I was aware of the Spanish brand Babaà long before I acquired one of its sweaters myself. Not because of any particular marketing tactics or campaigns, but because any time a sweater happened to catch my eye (whether in person or in a social-media post), it would almost always turn out to be a Babaà knit. This happened so often I eventually started to recognize the brand’s signature characteristics and could easily pick them out in a crowd: thick, high-quality yarn; classic silhouettes that felt vintage and fresh at the same time; an elegant drape, hanging on the body just so; and, most important, a thoughtful array of distinctive colors that were vivid without seeming overtly “rainbow” or corny.
The style I now own, which has become an unequivocal object of affection, is cardigan no3. Despite my enchantment with Babaà’s brighter shades, I opted for a neutral oatmeal-colored cardigan. Babaà calls this color “natural,” as it is the natural shade of the cotton itself, unbleached and undyed. The natural shade is now sold out, but cardigan no.3 is still available in bittersweet and strawberry shake. It’s one of the brand’s more statement-y styles due to a unique checkered weave that I loved as soon as I saw it. The texture of the knit is one of a number of special details that stood out to me, along with the pockets, the dropped shoulders, the ultrawide button placket, the 100 percent cotton yarn, and the cropped length.
While the delicious cotton yarn that feels like heaven against my bare arms is certainly one of the biggest reasons why I wear this sweater more than any other, the cropped length — and the way it hangs on my torso — might be its most versatile trait. I’m not very tall, so the crop is subtle on me, but the fact that it doesn’t reach past my hips makes it really fun to style proportionally. It reigns supreme as my go-to “desk sweater” — the one I keep at all times on the back of the chair where I work.
Babaà’s founder and designer Marta Bahillo’s passion for knitwear began in childhood, when she and her mother wore sweaters knitted by her grandmother, and continued into adulthood, when she studied textile design in Dublin. “I even got married in a sweater,” she said.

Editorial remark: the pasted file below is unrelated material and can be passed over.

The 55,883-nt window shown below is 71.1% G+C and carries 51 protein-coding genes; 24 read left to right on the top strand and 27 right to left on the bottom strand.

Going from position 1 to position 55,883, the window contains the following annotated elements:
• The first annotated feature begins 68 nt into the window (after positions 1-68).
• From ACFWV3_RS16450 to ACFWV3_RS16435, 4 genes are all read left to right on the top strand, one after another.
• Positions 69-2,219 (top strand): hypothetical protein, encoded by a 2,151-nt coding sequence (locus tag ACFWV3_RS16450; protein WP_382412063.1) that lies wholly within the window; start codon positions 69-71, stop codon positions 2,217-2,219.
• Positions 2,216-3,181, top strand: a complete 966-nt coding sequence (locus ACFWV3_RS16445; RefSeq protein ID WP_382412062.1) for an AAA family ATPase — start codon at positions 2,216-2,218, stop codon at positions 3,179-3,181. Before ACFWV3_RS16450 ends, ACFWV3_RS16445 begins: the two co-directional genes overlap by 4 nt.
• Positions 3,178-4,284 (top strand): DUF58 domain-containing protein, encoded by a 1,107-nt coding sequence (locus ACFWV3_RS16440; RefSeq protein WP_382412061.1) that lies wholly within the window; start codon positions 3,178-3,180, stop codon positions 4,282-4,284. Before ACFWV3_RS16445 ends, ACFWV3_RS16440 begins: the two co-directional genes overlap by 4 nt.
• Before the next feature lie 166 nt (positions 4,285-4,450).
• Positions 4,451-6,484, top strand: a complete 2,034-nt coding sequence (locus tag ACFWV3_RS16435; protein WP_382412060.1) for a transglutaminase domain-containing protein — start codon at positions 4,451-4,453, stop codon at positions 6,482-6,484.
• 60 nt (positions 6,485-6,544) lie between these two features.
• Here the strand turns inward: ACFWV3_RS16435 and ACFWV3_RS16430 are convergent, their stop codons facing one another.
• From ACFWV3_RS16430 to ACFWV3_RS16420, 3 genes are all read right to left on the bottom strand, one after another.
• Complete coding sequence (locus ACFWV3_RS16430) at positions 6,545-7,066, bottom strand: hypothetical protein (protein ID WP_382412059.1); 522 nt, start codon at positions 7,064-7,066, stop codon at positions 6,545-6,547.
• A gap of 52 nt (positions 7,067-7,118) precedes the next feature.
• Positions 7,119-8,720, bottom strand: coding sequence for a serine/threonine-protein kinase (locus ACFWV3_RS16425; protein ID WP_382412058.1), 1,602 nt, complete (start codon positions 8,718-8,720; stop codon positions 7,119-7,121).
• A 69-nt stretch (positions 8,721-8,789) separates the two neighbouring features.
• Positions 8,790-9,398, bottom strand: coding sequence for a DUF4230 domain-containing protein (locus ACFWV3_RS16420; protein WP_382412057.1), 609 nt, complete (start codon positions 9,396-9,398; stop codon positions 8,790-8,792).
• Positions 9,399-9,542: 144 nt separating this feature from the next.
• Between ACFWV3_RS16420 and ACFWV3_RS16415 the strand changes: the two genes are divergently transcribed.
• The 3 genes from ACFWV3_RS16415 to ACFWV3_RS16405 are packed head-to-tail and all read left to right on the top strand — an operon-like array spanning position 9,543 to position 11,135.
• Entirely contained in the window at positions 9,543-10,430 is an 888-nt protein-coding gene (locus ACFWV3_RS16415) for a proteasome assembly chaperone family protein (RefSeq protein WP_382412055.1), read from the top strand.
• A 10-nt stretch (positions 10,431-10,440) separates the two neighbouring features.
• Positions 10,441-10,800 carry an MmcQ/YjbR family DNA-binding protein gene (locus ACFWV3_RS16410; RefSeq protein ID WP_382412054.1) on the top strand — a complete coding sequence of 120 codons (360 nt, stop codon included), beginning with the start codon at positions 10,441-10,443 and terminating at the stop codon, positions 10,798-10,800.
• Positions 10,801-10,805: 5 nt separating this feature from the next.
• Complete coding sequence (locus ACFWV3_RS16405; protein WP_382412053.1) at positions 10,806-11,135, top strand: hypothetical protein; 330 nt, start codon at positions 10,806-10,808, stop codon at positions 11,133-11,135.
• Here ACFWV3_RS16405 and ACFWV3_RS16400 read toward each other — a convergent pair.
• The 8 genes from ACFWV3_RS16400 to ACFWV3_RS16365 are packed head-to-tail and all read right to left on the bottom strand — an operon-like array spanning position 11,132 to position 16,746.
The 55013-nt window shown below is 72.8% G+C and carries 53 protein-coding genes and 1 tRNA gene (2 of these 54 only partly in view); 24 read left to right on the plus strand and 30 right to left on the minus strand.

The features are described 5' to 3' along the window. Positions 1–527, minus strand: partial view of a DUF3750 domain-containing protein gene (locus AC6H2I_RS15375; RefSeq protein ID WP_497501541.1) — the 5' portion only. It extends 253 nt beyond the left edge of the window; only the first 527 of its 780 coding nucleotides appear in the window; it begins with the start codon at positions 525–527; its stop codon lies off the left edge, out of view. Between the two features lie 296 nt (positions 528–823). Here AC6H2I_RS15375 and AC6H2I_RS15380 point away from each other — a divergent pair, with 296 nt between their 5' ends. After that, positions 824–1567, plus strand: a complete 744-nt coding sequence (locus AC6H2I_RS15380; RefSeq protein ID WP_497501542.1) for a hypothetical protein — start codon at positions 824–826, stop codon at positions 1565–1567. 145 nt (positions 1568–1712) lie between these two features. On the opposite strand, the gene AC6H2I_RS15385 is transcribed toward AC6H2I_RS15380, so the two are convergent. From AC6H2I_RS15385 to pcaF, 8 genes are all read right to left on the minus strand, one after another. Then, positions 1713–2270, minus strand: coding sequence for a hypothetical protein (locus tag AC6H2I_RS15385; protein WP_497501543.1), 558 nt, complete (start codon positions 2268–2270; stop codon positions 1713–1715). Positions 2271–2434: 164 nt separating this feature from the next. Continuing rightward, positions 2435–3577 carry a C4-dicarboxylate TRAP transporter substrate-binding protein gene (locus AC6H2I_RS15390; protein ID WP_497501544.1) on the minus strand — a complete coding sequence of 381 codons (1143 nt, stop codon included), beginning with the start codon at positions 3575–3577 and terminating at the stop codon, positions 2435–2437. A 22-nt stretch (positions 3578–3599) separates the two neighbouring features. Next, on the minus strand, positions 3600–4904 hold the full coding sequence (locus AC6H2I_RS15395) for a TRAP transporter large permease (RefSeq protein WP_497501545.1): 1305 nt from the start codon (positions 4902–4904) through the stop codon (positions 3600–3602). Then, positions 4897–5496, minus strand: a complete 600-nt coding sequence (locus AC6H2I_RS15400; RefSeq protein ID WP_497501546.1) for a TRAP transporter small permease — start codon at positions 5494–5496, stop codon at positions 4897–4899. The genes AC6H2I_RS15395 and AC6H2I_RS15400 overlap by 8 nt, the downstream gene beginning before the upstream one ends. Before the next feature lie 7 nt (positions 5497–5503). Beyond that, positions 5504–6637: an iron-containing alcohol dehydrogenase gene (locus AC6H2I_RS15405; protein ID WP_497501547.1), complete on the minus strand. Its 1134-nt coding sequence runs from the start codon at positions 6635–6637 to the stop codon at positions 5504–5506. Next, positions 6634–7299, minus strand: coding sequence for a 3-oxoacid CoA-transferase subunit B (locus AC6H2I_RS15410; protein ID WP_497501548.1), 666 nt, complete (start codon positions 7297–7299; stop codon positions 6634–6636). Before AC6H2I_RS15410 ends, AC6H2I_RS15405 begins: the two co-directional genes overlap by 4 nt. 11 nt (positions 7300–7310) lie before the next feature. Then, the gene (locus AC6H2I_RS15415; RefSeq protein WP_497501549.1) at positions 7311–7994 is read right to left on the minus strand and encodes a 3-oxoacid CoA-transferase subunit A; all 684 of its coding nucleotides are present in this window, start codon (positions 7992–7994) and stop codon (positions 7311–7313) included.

She was delighted when I brought up the brand’s distinctive color palette and confessed that she thinks about color “a lot.” One artisan in particular is her partner in obsession, a man around her own age who is a second-generation employee at the factory where Babaà produces its own dyes. “I called him once on a Saturday morning because the navy he sent me didn’t have enough light in it,” she said. “He laughed at me, but he’s also just as passionate as I am. We talk about color together constantly.”
This meticulous and highly personal approach characterizes every aspect of Babaà’s production, from custom-making its own yarn locally in Spain to using special lamps to spot any imperfections in the last stage of quality control. The biggest challenge with all of this, Bahillo told me, is cost. “We never negotiate with our factories,” she said. “They know what they need to pay their artisans a fair wage, so when they name their price, we don’t question it. These are people with families just like mine. We take that responsibility very seriously, but it’s challenging. With fast fashion, the more stuff you make, the cheaper it gets, but for us it’s the opposite.”
This reality is reflected in Babaà’s high price points. Its sweaters typically range from $210 to $295. Unlike many luxury purchases, though, Babaà knits have a compelling, rough-and-tumble quality, like something a fisherman might wear for a day’s work at sea. Given how often I wear mine, I often marvel at how brand-new it still looks. Relative to my other well-loved-and-worn knits, it’s basically pristine. There has been no pilling or snags or other perceptible changes in the yarn, and, most significantly, it has held its shape beautifully.
Stella Blackmon, a photographer and friend of mine who has shot campaigns for Babaà, got her first piece eight years ago and still wears it in multiple contexts, “to pull on after swimming in the river, for mornings puttering around the house, or to pack for every single trip there is to take.” She said the cotton has only gotten softer despite the everyday wear.
“Every piece somehow feels like it could have been your great-grandmother’s and something you want to wear until you become a great grandmother,” Stella told me.
I couldn’t agree more. I wouldn’t be surprised at all if I’m still wearing mine when I’m old and gray. I might even loan it out to a hypothetical great-grandchild on occasion, as long as they promise to take good care of it.